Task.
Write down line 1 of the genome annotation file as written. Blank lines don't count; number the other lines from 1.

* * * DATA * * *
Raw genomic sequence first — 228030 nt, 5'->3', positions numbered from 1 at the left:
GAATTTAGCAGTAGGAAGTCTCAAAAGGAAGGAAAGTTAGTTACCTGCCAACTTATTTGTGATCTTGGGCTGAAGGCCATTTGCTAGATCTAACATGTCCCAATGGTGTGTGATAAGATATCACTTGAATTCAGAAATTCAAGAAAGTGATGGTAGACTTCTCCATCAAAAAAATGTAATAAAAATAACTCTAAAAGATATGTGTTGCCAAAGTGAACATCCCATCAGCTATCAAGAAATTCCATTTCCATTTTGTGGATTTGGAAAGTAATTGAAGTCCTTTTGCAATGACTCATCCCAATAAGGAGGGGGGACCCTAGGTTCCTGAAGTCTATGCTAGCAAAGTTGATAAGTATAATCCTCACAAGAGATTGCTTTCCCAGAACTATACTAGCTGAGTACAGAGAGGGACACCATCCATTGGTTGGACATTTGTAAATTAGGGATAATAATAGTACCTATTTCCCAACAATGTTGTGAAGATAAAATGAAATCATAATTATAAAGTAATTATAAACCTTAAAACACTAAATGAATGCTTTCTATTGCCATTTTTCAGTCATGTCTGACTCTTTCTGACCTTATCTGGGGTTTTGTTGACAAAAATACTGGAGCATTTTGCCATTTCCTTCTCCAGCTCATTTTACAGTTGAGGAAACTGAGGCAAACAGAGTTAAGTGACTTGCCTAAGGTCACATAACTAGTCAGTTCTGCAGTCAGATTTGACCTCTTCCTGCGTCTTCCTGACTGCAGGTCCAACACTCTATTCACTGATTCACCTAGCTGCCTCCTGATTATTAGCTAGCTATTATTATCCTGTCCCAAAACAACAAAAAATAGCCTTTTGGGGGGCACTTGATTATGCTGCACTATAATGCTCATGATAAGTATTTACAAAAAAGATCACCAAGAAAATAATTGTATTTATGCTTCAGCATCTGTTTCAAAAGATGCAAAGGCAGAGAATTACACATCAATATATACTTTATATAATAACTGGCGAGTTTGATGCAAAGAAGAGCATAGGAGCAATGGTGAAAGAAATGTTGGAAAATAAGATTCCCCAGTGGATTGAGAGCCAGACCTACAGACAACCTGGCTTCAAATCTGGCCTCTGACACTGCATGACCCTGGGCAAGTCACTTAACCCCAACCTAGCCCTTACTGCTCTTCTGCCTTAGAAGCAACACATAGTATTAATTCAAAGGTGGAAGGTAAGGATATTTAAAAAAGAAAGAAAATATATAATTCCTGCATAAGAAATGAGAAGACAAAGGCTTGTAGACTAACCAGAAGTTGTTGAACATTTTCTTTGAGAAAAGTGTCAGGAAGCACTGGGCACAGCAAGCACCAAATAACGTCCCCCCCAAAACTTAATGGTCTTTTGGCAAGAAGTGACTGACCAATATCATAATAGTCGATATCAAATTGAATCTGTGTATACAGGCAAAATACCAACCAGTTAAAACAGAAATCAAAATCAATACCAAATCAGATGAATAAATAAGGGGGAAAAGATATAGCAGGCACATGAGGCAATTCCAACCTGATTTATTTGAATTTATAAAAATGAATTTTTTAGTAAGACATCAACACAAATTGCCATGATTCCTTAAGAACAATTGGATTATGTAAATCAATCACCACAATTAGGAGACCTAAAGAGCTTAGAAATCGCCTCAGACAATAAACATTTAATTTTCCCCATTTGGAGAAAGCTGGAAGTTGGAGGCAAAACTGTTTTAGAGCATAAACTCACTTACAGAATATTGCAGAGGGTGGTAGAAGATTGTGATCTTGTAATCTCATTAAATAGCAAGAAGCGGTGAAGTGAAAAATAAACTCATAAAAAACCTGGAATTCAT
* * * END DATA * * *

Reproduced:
Raw genomic sequence first — 228030 nt, 5'->3', positions numbered from 1 at the left: